Maoists Rebels seek to rule Uttar Pradesh | india | Hindustan Times
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Maoists Rebels seek to rule Uttar Pradesh

The Maoists ask people to vote for “their candidates” in Sonebhadra, Chandauli and Mirzapur in the 6th phase of elections on May 3 reports Amitabh Srivastava.

india Updated: Apr 30, 2007 14:54 IST

“When Maoists in Jharkhand sneezes, Sonebhadra and Mirzapur districts catch cold,” this is how the Uttar Pradesh MLC Shaym Singh describes the import of Maoists call to voters in Sonebhadra.

The Maoists have asked people in Sonebhadra, Chandauli and Mirzapur areas to vote for “their candidates”, who are in the fray for the sixth phase of elections scheduled for May 3. “And their call carries some weight,” Shayam Singh, a BJP legislator, adds.

The Maoists call, however, is a clear deviation from the past since the Naxalites are traditionally known as election baiters— those who force others to boycott polls. Dig a bit deeper and we have all the answers.

Sitting atop Bahujan Samaj Party (BSP)’s elephant, dreaded Kameshwar Baitha— the CPI (Maoist) sub-zonal commander currently lodged is Garhwa jail in neighbouring Jharkhand— is the one who has scripted the shift. He is also the one who is pulling the strings in Uttar Pradesh.

Baitha is a rebel with a difference. He is a rebel who wants to rule. Having finished a close second as BSP nominee in recently concluded Palamu (Jharkhand) Parliamentary by-election, Baitha next target is to consolidate his hold across the borders—where he has always been a force to reckon with.

In jail since 2005, Baitha holds an audience every day. His brothers and sons, besides scores of BSP leaders from Bihar and UP keeping him posted on the UP election developments.

In fact, the 54-year-old rebel has 12 cases for extremist activities pending against him in Sonebhadra district. But, this is not the only close tie he shares with the Uttar Pradesh. Jharkhand Police claims that Baitha’s son-in-law a government official and his “samdhi” a police inspector in Uttar Pradesh.

“Baitha’s daughter marriage was solemnised few years back in the famous Radha Krishna temple at Renukoot where he had visited incognito for the Kanyadan,” Said Md Jalalluddin, a local scribe who claims to have witnessed the wedding.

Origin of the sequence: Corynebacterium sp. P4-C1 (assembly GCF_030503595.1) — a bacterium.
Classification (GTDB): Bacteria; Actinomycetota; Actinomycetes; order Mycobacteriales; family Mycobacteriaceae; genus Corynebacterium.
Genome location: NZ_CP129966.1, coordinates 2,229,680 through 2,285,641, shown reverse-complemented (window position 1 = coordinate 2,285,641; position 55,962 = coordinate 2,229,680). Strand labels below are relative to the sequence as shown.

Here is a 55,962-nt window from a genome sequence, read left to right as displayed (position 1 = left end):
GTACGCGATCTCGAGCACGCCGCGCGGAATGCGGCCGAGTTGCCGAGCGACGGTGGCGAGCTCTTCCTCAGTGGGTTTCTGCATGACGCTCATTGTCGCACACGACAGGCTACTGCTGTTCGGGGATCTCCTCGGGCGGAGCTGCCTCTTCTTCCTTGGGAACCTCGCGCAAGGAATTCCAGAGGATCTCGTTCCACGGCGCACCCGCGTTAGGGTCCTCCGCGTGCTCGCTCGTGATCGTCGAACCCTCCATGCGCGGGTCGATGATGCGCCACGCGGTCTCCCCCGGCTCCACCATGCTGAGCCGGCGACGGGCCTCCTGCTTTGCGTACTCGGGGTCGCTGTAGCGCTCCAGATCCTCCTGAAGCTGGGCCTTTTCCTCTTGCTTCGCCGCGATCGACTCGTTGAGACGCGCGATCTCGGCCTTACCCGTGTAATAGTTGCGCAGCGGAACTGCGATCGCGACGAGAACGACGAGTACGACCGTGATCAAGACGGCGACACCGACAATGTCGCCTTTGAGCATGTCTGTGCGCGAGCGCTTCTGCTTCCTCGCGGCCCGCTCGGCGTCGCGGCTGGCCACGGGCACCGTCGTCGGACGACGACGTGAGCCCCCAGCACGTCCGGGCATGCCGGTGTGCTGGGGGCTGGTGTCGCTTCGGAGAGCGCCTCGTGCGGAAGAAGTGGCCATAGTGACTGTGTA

Beyond family ties, Baitha has other reasons to “wage war for the oppressed in UP through legal means.” In fact, Baitha and his team of comrades are wielding the axe because they have an axe to grind.
“The Maoists have always been debating on the feasibility of contesting elections. But, I am no longer a Maoist. Once in jail the membership ceases. I am only a BSP party worker, and my men are in Uttar Pradesh trying to ensure that the elephant has a cakewalk,” he, however, explains.

The explanation, however, has only stoked fears of those who are feeling the heat unleashed from beyond the borders. Not surprisingly, the Samjwadi party men are making the loudest noises.

According to Vijay Singh Gaur, the sitting Samajwadi Party legislator from Dudhi assembly constituency, “ This Maoist diktat commanding the voters to vote for their candidates is the handiwork of Baitha and his team. This is a plan hatched by Mayawati, “ he said.
Gaur, however, admits that Sonebhadra’s geography is also a huge reason behind Naxalites successes in holding their sway. “The district share borders with Bhabhua (Bihar), Garhwa (Jharkhand) and Sidhi (Chhattisgarh). These are Naxalite infested,” Gaur said.

Incidentally, Baitha has a looming presence in these areas with legends associated with him. And in the Naxalite dominated outback, tension has been building up beneath this apparent calm because of apprehensions about possible Maoist attacks in areas where there commands are unlikely to yield desired results.

Says sexagenarian Kailash Ghasia of Nagwa, “Politicians remember us only during elections. Then you don't see them. They are not worth risking our lives for. Besides, the Naxalites could be the hawks with a hacksaw. We should vote the way the wind blows.”

Time to keep the fingers crossed.